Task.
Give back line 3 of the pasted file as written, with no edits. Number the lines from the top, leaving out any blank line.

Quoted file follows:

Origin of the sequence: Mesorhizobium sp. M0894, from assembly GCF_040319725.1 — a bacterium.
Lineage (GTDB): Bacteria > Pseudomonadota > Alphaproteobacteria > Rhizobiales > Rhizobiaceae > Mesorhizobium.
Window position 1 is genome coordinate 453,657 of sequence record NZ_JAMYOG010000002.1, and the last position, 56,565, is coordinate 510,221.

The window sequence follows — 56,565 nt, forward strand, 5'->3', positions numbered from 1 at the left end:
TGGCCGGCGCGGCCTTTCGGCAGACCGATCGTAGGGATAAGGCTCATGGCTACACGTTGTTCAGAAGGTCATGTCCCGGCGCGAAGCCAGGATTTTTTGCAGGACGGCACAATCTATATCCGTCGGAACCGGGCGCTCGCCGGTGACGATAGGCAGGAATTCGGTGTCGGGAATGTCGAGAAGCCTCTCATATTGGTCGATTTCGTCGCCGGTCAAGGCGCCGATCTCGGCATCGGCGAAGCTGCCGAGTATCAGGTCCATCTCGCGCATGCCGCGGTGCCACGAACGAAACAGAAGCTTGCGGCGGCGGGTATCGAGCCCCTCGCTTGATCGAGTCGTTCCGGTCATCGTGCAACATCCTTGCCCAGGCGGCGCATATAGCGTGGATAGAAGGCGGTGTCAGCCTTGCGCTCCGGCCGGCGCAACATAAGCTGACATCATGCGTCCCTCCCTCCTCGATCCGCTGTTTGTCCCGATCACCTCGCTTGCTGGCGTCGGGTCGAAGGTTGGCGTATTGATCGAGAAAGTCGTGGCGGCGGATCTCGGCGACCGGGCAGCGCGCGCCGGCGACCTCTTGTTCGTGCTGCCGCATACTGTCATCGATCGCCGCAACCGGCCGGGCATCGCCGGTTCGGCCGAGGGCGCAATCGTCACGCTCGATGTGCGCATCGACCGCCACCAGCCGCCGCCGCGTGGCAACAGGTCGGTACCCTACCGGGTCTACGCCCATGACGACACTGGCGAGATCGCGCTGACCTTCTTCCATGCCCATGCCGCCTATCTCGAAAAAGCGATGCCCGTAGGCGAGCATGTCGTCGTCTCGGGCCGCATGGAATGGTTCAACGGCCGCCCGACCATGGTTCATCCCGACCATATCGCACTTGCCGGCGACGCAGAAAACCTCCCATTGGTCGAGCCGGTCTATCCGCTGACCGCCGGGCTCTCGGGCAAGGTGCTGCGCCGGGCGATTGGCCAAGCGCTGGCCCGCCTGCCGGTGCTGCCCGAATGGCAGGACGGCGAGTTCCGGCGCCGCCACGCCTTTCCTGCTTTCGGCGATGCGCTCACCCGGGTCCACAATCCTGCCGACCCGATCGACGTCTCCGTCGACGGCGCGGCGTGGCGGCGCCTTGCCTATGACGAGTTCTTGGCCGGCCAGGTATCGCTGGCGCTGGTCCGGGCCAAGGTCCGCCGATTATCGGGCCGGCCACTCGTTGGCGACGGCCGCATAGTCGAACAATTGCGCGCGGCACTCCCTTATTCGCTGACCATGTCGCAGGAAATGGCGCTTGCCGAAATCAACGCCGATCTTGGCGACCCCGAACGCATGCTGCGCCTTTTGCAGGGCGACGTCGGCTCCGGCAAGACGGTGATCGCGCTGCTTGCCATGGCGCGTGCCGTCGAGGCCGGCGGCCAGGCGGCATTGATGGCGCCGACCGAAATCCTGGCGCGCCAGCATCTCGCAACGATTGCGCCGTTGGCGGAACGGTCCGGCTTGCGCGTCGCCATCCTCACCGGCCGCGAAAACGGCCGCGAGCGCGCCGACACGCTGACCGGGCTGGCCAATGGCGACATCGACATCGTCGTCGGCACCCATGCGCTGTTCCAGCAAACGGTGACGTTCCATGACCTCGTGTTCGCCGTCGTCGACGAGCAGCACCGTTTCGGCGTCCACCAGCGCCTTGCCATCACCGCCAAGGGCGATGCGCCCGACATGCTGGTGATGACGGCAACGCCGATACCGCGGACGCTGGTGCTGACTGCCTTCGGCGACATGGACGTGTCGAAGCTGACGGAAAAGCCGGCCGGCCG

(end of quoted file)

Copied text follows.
Window position 1 is genome coordinate 453,657 of sequence record NZ_JAMYOG010000002.1, and the last position, 56,565, is coordinate 510,221.